Since before she could walk, Hannah has had an exceptional interest and particular way with animals. Growing up around birds, rabbits, guinea-pigs, hamsters, gerbils, dogs, cats and horses, Hannah was often known to spend the majority of her time with animals. Hannah’s enthusiasm for understanding life from the animal’s perspective and her seemingly innate ability to communicate with them has driven the path forming a career where she enjoys working closely with animals.
Hannah graduated with a 2.1 Bachelor of Science Honours degree (BSc (Hons)) in Animal Science from the University of Leeds, UK, in 2006. She then went on to study for her veterinary degree, Bachelor of Veterinary Medicine and Surgery (BVM&S) at the University of Edinburgh, UK, and qualified as a vet in 2011. During her time at the University of Edinburgh, Hannah also obtained a Masters of Veterinary Science in Canine Behaviour Research (MVetSci). She then worked as a mixed vet in Lincolnshire and during this time, completed a Master of Science in Clinical Animal Behaviour (MSc) at the University of Lincoln, UK, she graduated with distinction in 2013.
Since then, Hannah has worked in small animal practices in Hertfordshire and Bedfordshire, she has also travelled and volunteered around the world in clinics and shelters, and spent some time working in a large RSPCA hospital and shelter in Sydney, Australia. Hannah has worked as a veterinary surgeon since 2011 and has been seeing behaviour referrals simultaneously since 2013. Hannah has enjoyed providing continued education for vets and vet staff around the world about animal behaviour and how to improve handling and understanding during veterinary visits, rehabilitation of rescued animals or teaching young animals and preventing behaviour issues. Hannah’s aim has always been to improve animals’ quality of life and welfare by continually learning herself and teaching veterinary and shelter staff.
Hannah is a provisional member of the APBC, working towards becoming a full member and is a committee member of the BVBA. To become a member of the APBC and then maintain it, it involves a lot of in-depth hard work and case-study reports, there is also a minimum amount of CPD that needs to be completed annually.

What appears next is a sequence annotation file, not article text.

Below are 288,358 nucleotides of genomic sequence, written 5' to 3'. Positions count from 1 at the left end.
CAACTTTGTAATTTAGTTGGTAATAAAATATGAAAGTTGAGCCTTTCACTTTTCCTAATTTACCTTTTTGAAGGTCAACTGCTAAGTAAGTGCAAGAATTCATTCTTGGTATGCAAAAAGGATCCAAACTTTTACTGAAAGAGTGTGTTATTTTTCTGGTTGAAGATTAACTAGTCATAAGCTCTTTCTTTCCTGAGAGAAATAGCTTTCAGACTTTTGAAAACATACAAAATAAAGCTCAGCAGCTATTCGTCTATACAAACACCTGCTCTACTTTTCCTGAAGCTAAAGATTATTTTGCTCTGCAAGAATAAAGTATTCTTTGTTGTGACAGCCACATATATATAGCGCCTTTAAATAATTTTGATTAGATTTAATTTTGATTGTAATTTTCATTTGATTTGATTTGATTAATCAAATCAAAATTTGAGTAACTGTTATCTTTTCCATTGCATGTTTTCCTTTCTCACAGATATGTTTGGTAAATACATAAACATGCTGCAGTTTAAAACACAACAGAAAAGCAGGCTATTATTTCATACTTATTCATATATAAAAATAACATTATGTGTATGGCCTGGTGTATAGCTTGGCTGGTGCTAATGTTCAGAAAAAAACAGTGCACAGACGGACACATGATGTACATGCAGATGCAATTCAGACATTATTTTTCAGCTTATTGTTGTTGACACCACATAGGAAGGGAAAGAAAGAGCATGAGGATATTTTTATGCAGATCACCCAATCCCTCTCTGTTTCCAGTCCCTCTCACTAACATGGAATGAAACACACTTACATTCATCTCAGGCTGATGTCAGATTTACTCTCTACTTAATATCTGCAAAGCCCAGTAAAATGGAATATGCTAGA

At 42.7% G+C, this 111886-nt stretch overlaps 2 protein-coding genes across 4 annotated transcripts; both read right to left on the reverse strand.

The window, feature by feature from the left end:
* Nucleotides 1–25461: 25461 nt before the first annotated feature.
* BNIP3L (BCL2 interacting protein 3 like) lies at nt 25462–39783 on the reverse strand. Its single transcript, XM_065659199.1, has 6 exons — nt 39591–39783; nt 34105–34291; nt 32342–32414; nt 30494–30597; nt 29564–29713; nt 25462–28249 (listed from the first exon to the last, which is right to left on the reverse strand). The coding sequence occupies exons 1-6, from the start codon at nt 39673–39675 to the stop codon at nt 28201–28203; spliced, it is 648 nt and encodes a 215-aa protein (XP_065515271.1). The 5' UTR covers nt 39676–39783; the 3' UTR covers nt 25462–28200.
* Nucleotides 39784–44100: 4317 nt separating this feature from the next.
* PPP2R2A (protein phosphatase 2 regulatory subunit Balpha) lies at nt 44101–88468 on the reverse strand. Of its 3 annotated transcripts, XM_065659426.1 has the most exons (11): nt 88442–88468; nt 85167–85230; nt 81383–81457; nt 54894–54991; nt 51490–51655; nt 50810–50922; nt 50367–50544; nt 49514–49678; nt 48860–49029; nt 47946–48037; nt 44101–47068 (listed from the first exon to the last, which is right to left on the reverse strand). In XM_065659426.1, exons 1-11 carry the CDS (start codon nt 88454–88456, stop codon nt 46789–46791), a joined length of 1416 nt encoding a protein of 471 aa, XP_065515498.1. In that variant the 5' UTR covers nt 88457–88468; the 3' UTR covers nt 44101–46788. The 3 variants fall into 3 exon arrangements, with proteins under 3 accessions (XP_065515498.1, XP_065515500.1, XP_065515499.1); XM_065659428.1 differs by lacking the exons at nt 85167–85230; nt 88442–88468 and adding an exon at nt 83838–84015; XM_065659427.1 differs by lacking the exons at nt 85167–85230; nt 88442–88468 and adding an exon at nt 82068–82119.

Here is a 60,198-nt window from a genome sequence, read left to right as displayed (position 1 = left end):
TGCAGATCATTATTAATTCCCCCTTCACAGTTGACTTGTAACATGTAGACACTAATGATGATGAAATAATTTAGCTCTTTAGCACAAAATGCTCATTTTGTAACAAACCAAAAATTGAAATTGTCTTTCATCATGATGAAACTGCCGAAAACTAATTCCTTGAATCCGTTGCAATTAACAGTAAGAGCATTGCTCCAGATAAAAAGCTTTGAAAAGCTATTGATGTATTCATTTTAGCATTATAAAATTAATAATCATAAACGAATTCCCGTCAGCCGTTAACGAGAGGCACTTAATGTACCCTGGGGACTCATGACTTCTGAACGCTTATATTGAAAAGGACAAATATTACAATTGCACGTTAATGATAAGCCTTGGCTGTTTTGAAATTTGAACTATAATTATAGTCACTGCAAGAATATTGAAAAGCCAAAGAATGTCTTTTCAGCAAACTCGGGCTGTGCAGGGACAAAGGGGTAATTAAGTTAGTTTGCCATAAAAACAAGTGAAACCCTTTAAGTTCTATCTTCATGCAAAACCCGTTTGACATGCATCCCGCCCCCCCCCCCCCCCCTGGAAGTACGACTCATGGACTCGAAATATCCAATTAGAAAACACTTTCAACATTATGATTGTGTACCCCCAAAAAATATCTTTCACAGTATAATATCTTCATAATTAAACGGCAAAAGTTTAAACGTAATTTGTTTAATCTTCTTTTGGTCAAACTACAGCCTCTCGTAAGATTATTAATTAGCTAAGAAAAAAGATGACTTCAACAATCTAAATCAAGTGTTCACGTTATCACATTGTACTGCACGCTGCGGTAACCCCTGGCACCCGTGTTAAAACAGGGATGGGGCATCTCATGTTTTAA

Alex has worked in the Engineering Sector since graduating with a Masters in Chemical Engineering at University of Leeds. Originally wanting to be a vet, Alex now supports his wife, Hannah in the day to day operation of the Practice. He has participated in a number of volunteering programs across the Globe, and with this knowledge and experience, Alex is constantly striving to offer a welcoming and efficient service.
During the consultation, we identify the likely inferred underlying emotions causing the behaviour displayed by the animal. If the emotional-motivation behind a behavioural output is established and therefore changed, the behavioural output can subsequently be changed. For example, if a dog is barking at something due to fear, if the emotional-motivation underlying the behaviour (fear) can be changed, then the dog may stop feeling the need to bark, so the barking may stop. Sometimes, depending on complicating factors, work can also be done on the behavioural output (for example, the barking), but a significant amount of the time, the behavioural issue may change without the need for direct influence on that behaviour (barking), because we have managed to change the dog’s underlying emotions.
We use positive, reward-based training methods. We strive to remain up to date and maintain use of techniques focussed on science-based knowledge and research.